The Hippodrome opened in 1914 as a vaudeville and movie theatre. Capacity 1,050. It is in Jackson Ward, the historical neighborhood which was the center of African American commerce and entertainment and referred to as “The Harlem of the South.”
The Hippodrome was a stop on the Chitlin’ Circuit, places considered safe and acceptable for African Americas in the era of segregation. The Hippodrome was the cultural heart of the historic Jackson Ward – performers here included Billie Holiday, Bill “Bojangles” Robinson, Ray Charles, Nat King Cole, Louis Armstrong, Moms Mabley, James Brown, Ida Cox, Ella Fitzgerald, Duke Ellington, Cab Calloway and countless others on its’ stage.
After a fire in 1945, the theater was renovated and remodeled in an Art Deco style of architecture. The updated theater included new features such as air conditioning and the latest technical equipment. The elaborate reopening ceremony attracted an impressive crowd of 2,500 individuals.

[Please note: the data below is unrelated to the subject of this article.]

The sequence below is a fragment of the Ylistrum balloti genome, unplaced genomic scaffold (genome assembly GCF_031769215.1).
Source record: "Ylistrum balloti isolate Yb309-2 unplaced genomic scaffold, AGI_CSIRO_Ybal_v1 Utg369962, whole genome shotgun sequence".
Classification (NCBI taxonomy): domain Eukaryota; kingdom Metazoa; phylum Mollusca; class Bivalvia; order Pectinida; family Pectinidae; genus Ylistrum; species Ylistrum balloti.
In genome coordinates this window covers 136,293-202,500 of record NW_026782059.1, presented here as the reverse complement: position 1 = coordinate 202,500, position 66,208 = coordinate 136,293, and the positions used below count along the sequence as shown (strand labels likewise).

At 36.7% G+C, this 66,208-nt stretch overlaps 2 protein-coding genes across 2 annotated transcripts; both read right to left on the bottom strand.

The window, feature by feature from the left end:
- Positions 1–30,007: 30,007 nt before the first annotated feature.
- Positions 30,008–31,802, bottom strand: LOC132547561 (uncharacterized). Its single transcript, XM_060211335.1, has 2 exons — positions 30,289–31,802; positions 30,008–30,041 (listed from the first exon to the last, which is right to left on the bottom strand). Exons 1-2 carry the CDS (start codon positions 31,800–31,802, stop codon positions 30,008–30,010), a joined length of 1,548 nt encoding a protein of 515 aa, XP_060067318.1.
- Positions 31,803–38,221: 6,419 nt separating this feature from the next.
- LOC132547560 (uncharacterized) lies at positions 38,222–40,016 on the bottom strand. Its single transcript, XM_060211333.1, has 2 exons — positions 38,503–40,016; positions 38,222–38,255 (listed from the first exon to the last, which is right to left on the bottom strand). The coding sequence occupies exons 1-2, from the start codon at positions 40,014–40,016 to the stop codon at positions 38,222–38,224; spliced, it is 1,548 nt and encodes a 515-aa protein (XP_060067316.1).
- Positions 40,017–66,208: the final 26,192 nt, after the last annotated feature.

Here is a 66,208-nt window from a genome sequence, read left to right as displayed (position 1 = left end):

Throughout its life span it went through various ownership changes and fell on tough times in the 1970s. The current owner, Ronald Stallings, fully renovated the building in 2011 and notes that the Hippodrome was a place where African Americans gathered in good and tough times.